Weight loss support with a spiritual element. I will keep you posted on my journey in the hopes that you will join me in becoming the person God wants you to be. Don't worry about being religious. Come as you are.




Saturday, January 7, 2012

Something for the Gardeners

I just did my winter sowing and thought some of you  might like to know how to do it. It is wonderful for tomatoes.

I live in east central Indiana and it's winter here though so far it has been very mild. I worked in the yard today clearing off some of the dead stuff and plan to spend some time out there each day getting some spring yard work done. It is also a great time to start tomato seeds or any other seed that will volunteer or a perennial. I also started some foxglove, super sweet 100 cherry tomatoes (my favorite), some beefheart tomatoes, and some Roma tomatoes.

You will need a 1 - gallon milk jug. Use an exacto (sp?) knife to cut  around it beginning on one side of the handle and going around the jug stopping at the handle on the other side. This will leave you a hinge to open it up. Poke some holes in the bottom for drainage and fill it with dirt. Moisten the dirt, sprinkle the seeds on top, and use clear packaging tape to seal your cut and make your little greenhouse. Leave the lid off in order for moisture to get in. I put mine on the south side of the house and put the seed package underneath it so I would remember what seed was in which milk carton. In the spring when everything is right your seeds will germinate. You may need to add some water occasionally. If there is condensation on the inside of your greenhouse there is probably enough moisture but you can water them as there is drainage. Your plants will be hardened off and ready to go when the nights are warm enough and all danger of frost is past. You can open up your greenhouses through the day and close them back up at night on warm sunny days in the spring.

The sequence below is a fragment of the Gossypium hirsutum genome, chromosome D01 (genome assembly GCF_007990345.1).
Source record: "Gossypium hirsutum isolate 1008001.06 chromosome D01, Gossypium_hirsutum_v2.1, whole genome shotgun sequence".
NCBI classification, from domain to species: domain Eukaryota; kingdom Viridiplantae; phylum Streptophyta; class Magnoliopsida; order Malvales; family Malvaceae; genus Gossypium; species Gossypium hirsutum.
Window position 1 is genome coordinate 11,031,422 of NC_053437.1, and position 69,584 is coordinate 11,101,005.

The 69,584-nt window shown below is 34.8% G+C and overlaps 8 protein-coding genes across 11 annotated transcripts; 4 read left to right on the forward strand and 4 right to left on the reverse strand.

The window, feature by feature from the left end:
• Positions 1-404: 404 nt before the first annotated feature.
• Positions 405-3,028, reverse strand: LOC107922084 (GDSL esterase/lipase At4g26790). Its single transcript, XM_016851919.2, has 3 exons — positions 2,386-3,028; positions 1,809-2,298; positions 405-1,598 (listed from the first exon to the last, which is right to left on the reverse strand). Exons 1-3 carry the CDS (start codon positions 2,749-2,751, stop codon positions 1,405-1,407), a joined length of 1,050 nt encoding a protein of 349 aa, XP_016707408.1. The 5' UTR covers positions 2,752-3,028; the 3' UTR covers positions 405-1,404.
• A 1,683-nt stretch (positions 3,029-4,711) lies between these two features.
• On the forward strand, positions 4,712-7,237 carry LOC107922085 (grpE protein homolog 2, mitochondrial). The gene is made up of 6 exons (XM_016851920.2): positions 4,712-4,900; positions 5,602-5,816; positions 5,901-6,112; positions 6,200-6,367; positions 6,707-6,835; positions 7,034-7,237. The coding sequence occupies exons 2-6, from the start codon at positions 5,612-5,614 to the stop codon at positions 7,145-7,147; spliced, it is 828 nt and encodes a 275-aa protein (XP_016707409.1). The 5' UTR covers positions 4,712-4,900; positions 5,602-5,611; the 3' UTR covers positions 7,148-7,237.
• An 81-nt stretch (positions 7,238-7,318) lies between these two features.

At this time of year you may have to order seeds online or you may have some to play around with and see if  you like this method of starting seedlings. Something like a bell pepper would not work because the plants are so tender and seeds do not volunteer and are not a perennial. Many things will work for your little greenhouses. I used a container that a rottisserie (sp?) chicken came in from the store. I used a large jug that I got a bulk amount of dried minced onions in. Vegetable oil containers, the large vinegar containers - use your imagination.

I am always so anxious to get started in the spring and it helps to have some plants already started.

6 comments:

  1. Sent this post on to my husband...he's sitting across the room :-) but this way he can read it himself. We've been composting all the juicing byproduct and hopefully it will help the gardens.

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  2. Donna - let me know how it works for you. I can't wait to get some dirt under my fingernails!

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  3. In hopes to get to know some of my fellow bloggers better, I just tagged you in my blog. Hope you can play:)

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  4. I've been working on it. It sounds like fun but what happens when people get tagged more than once?

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  5. Good advice. Like this a lot. I'd do anything to make it feel like Spring sooner!

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  6. Yellow Rose - I hope you live in an area where you can put this into practice. It really is fun.

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